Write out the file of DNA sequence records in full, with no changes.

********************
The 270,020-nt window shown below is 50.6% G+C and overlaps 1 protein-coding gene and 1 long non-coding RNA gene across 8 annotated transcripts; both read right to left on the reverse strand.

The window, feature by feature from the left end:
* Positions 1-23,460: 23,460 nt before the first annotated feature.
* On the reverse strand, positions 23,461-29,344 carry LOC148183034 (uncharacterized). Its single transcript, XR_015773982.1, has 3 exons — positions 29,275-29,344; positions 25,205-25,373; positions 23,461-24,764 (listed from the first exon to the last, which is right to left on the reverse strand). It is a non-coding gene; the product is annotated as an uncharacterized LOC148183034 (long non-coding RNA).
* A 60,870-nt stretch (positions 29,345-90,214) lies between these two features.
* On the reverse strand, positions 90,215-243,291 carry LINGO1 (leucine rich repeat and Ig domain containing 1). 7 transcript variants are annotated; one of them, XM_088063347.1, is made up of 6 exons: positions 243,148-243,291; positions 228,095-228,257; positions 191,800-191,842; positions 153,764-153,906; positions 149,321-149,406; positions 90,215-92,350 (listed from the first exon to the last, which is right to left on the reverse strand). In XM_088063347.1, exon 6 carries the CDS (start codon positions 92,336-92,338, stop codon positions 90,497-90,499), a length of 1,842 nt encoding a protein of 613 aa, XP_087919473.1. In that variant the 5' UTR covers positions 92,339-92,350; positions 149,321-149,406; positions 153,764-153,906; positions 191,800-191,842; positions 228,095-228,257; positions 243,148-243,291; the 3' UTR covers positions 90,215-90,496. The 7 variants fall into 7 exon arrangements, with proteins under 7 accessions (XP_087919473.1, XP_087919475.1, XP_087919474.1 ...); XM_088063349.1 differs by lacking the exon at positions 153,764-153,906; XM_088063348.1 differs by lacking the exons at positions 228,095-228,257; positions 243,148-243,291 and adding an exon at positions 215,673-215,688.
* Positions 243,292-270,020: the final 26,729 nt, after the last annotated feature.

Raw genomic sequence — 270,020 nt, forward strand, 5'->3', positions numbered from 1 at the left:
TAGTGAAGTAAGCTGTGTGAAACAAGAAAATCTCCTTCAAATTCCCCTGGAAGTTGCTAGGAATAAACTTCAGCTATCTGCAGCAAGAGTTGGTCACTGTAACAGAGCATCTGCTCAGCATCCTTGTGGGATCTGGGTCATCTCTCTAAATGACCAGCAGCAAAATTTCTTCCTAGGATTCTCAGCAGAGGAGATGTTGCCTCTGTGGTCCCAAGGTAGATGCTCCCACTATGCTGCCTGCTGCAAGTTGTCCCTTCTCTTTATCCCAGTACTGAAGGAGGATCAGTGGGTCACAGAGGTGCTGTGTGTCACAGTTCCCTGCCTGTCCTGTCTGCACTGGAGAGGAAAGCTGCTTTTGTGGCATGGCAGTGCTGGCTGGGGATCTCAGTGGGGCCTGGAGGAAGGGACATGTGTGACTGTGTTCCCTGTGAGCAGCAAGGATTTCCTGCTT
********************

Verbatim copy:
The 270,020-nt window shown below is 50.6% G+C and overlaps 1 protein-coding gene and 1 long non-coding RNA gene across 8 annotated transcripts; both read right to left on the reverse strand.

The window, feature by feature from the left end:
* Positions 1-23,460: 23,460 nt before the first annotated feature.
* On the reverse strand, positions 23,461-29,344 carry LOC148183034 (uncharacterized). Its single transcript, XR_015773982.1, has 3 exons — positions 29,275-29,344; positions 25,205-25,373; positions 23,461-24,764 (listed from the first exon to the last, which is right to left on the reverse strand). It is a non-coding gene; the product is annotated as an uncharacterized LOC148183034 (long non-coding RNA).
* A 60,870-nt stretch (positions 29,345-90,214) lies between these two features.
* On the reverse strand, positions 90,215-243,291 carry LINGO1 (leucine rich repeat and Ig domain containing 1). 7 transcript variants are annotated; one of them, XM_088063347.1, is made up of 6 exons: positions 243,148-243,291; positions 228,095-228,257; positions 191,800-191,842; positions 153,764-153,906; positions 149,321-149,406; positions 90,215-92,350 (listed from the first exon to the last, which is right to left on the reverse strand). In XM_088063347.1, exon 6 carries the CDS (start codon positions 92,336-92,338, stop codon positions 90,497-90,499), a length of 1,842 nt encoding a protein of 613 aa, XP_087919473.1. In that variant the 5' UTR covers positions 92,339-92,350; positions 149,321-149,406; positions 153,764-153,906; positions 191,800-191,842; positions 228,095-228,257; positions 243,148-243,291; the 3' UTR covers positions 90,215-90,496. The 7 variants fall into 7 exon arrangements, with proteins under 7 accessions (XP_087919473.1, XP_087919475.1, XP_087919474.1 ...); XM_088063349.1 differs by lacking the exon at positions 153,764-153,906; XM_088063348.1 differs by lacking the exons at positions 228,095-228,257; positions 243,148-243,291 and adding an exon at positions 215,673-215,688.
* Positions 243,292-270,020: the final 26,729 nt, after the last annotated feature.

Raw genomic sequence — 270,020 nt, forward strand, 5'->3', positions numbered from 1 at the left:
TAGTGAAGTAAGCTGTGTGAAACAAGAAAATCTCCTTCAAATTCCCCTGGAAGTTGCTAGGAATAAACTTCAGCTATCTGCAGCAAGAGTTGGTCACTGTAACAGAGCATCTGCTCAGCATCCTTGTGGGATCTGGGTCATCTCTCTAAATGACCAGCAGCAAAATTTCTTCCTAGGATTCTCAGCAGAGGAGATGTTGCCTCTGTGGTCCCAAGGTAGATGCTCCCACTATGCTGCCTGCTGCAAGTTGTCCCTTCTCTTTATCCCAGTACTGAAGGAGGATCAGTGGGTCACAGAGGTGCTGTGTGTCACAGTTCCCTGCCTGTCCTGTCTGCACTGGAGAGGAAAGCTGCTTTTGTGGCATGGCAGTGCTGGCTGGGGATCTCAGTGGGGCCTGGAGGAAGGGACATGTGTGACTGTGTTCCCTGTGAGCAGCAAGGATTTCCTGCTT